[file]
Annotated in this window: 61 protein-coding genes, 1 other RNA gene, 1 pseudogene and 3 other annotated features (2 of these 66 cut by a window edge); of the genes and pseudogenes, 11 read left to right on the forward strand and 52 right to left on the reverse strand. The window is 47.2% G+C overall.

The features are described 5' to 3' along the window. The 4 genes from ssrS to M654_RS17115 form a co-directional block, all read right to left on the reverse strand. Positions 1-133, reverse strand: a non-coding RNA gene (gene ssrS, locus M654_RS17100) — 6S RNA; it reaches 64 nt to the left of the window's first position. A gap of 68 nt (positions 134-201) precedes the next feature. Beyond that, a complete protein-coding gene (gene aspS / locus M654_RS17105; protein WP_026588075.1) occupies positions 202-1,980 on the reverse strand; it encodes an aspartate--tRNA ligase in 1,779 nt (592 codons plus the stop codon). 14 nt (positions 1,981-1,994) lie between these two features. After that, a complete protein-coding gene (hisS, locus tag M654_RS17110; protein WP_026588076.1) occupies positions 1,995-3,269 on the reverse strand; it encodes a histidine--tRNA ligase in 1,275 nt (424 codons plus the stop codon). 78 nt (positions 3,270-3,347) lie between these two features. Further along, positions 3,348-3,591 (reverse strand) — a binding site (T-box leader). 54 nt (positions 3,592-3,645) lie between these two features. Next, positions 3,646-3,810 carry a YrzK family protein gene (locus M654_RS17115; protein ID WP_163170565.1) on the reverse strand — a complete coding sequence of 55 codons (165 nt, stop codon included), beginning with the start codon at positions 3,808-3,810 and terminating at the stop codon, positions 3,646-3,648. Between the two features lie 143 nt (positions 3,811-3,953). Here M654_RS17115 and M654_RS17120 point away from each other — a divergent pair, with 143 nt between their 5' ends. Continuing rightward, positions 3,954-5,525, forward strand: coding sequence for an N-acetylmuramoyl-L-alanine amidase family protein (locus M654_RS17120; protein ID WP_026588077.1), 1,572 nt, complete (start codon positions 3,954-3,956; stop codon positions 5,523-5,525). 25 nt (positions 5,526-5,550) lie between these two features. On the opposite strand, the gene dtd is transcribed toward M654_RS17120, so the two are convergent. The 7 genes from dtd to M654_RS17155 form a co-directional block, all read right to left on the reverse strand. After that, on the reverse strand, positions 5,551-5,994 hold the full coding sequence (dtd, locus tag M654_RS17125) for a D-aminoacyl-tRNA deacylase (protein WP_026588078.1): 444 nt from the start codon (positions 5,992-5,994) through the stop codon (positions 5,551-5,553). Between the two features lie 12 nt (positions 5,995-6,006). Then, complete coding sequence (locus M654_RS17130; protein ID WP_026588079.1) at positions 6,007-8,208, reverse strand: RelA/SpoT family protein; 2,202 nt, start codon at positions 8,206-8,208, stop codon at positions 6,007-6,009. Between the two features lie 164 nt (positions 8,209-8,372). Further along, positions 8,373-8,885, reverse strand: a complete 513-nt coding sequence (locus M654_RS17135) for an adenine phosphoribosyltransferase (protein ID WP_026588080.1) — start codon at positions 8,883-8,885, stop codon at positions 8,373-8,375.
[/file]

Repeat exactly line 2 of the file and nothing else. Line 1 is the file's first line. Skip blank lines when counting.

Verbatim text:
The features are described 5' to 3' along the window. The 4 genes from ssrS to M654_RS17115 form a co-directional block, all read right to left on the reverse strand. Positions 1-133, reverse strand: a non-coding RNA gene (gene ssrS, locus M654_RS17100) — 6S RNA; it reaches 64 nt to the left of the window's first position. A gap of 68 nt (positions 134-201) precedes the next feature. Beyond that, a complete protein-coding gene (gene aspS / locus M654_RS17105; protein WP_026588075.1) occupies positions 202-1,980 on the reverse strand; it encodes an aspartate--tRNA ligase in 1,779 nt (592 codons plus the stop codon). 14 nt (positions 1,981-1,994) lie between these two features. After that, a complete protein-coding gene (hisS, locus tag M654_RS17110; protein WP_026588076.1) occupies positions 1,995-3,269 on the reverse strand; it encodes a histidine--tRNA ligase in 1,275 nt (424 codons plus the stop codon). 78 nt (positions 3,270-3,347) lie between these two features. Further along, positions 3,348-3,591 (reverse strand) — a binding site (T-box leader). 54 nt (positions 3,592-3,645) lie between these two features. Next, positions 3,646-3,810 carry a YrzK family protein gene (locus M654_RS17115; protein ID WP_163170565.1) on the reverse strand — a complete coding sequence of 55 codons (165 nt, stop codon included), beginning with the start codon at positions 3,808-3,810 and terminating at the stop codon, positions 3,646-3,648. Between the two features lie 143 nt (positions 3,811-3,953). Here M654_RS17115 and M654_RS17120 point away from each other — a divergent pair, with 143 nt between their 5' ends. Continuing rightward, positions 3,954-5,525, forward strand: coding sequence for an N-acetylmuramoyl-L-alanine amidase family protein (locus M654_RS17120; protein ID WP_026588077.1), 1,572 nt, complete (start codon positions 3,954-3,956; stop codon positions 5,523-5,525). 25 nt (positions 5,526-5,550) lie between these two features. On the opposite strand, the gene dtd is transcribed toward M654_RS17120, so the two are convergent. The 7 genes from dtd to M654_RS17155 form a co-directional block, all read right to left on the reverse strand. After that, on the reverse strand, positions 5,551-5,994 hold the full coding sequence (dtd, locus tag M654_RS17125) for a D-aminoacyl-tRNA deacylase (protein WP_026588078.1): 444 nt from the start codon (positions 5,992-5,994) through the stop codon (positions 5,551-5,553). Between the two features lie 12 nt (positions 5,995-6,006). Then, complete coding sequence (locus M654_RS17130; protein ID WP_026588079.1) at positions 6,007-8,208, reverse strand: RelA/SpoT family protein; 2,202 nt, start codon at positions 8,206-8,208, stop codon at positions 6,007-6,009. Between the two features lie 164 nt (positions 8,209-8,372). Further along, positions 8,373-8,885, reverse strand: a complete 513-nt coding sequence (locus M654_RS17135) for an adenine phosphoribosyltransferase (protein ID WP_026588080.1) — start codon at positions 8,883-8,885, stop codon at positions 8,373-8,375.